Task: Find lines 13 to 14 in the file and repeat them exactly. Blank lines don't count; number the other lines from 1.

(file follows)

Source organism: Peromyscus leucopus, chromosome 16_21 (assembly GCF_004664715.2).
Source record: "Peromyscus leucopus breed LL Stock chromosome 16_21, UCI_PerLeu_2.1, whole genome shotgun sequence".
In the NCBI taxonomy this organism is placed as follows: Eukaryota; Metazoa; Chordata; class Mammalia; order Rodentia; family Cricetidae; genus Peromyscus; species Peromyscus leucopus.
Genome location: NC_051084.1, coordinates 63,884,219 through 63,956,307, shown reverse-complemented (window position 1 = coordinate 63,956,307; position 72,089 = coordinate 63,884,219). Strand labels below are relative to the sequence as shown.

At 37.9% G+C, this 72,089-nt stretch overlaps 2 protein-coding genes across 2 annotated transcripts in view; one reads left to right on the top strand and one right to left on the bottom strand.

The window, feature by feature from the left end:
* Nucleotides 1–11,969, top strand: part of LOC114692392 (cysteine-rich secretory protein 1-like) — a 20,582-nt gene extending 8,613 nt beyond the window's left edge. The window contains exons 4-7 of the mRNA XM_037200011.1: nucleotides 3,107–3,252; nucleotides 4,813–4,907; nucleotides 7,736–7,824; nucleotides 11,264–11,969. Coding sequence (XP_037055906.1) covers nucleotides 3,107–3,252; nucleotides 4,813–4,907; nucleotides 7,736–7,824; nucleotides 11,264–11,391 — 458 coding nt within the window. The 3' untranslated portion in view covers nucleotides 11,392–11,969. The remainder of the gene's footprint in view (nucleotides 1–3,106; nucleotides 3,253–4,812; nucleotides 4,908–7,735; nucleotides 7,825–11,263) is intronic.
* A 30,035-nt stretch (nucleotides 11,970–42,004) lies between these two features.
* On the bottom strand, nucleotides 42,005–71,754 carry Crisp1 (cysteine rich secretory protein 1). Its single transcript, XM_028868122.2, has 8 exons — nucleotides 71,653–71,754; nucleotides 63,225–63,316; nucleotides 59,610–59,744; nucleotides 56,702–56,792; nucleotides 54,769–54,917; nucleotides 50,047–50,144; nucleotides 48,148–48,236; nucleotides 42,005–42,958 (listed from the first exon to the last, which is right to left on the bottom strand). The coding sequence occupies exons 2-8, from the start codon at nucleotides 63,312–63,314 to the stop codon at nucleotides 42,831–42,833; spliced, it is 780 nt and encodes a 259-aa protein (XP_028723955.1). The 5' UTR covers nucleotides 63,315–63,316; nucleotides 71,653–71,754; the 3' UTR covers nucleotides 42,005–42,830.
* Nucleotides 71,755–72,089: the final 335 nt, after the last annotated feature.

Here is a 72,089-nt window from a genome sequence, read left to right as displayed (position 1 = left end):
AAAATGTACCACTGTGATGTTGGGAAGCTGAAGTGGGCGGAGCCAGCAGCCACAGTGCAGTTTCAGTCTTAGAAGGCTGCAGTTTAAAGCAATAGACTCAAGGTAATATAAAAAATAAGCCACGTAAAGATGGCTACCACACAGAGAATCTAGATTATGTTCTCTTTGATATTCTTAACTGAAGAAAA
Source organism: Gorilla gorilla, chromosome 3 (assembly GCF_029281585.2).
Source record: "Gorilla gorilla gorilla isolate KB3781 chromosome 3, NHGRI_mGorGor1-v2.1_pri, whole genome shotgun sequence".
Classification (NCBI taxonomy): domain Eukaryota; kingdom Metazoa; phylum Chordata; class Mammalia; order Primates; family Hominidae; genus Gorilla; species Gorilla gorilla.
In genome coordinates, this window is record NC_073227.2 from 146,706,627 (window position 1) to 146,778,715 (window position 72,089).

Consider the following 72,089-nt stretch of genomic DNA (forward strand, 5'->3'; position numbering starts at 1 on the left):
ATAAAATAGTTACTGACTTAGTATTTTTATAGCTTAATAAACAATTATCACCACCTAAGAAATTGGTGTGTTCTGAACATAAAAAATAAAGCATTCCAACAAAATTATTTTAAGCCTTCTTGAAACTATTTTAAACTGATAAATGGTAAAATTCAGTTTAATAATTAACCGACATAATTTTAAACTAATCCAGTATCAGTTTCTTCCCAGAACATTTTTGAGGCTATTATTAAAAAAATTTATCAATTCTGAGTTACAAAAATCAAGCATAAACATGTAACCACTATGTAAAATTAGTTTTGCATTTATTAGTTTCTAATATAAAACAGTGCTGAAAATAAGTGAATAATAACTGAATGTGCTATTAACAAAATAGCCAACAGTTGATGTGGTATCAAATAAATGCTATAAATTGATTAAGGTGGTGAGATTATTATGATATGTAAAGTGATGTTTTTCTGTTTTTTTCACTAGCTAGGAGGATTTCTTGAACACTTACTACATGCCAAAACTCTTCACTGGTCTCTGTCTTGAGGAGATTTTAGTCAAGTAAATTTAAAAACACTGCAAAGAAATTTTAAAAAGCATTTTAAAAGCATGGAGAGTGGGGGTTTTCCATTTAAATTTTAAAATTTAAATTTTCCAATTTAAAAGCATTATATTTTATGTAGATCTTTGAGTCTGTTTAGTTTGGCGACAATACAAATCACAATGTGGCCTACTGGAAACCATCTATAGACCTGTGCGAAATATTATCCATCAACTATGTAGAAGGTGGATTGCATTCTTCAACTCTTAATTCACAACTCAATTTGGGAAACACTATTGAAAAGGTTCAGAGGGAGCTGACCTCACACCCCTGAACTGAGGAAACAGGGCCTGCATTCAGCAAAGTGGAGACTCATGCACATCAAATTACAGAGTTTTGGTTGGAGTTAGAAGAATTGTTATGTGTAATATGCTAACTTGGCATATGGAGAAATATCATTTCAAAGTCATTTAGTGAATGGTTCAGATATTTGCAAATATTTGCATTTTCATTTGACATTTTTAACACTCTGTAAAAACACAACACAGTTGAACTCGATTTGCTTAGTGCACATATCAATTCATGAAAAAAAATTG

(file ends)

Source organism: Gorilla gorilla, chromosome 3 (assembly GCF_029281585.2).
Source record: "Gorilla gorilla gorilla isolate KB3781 chromosome 3, NHGRI_mGorGor1-v2.1_pri, whole genome shotgun sequence".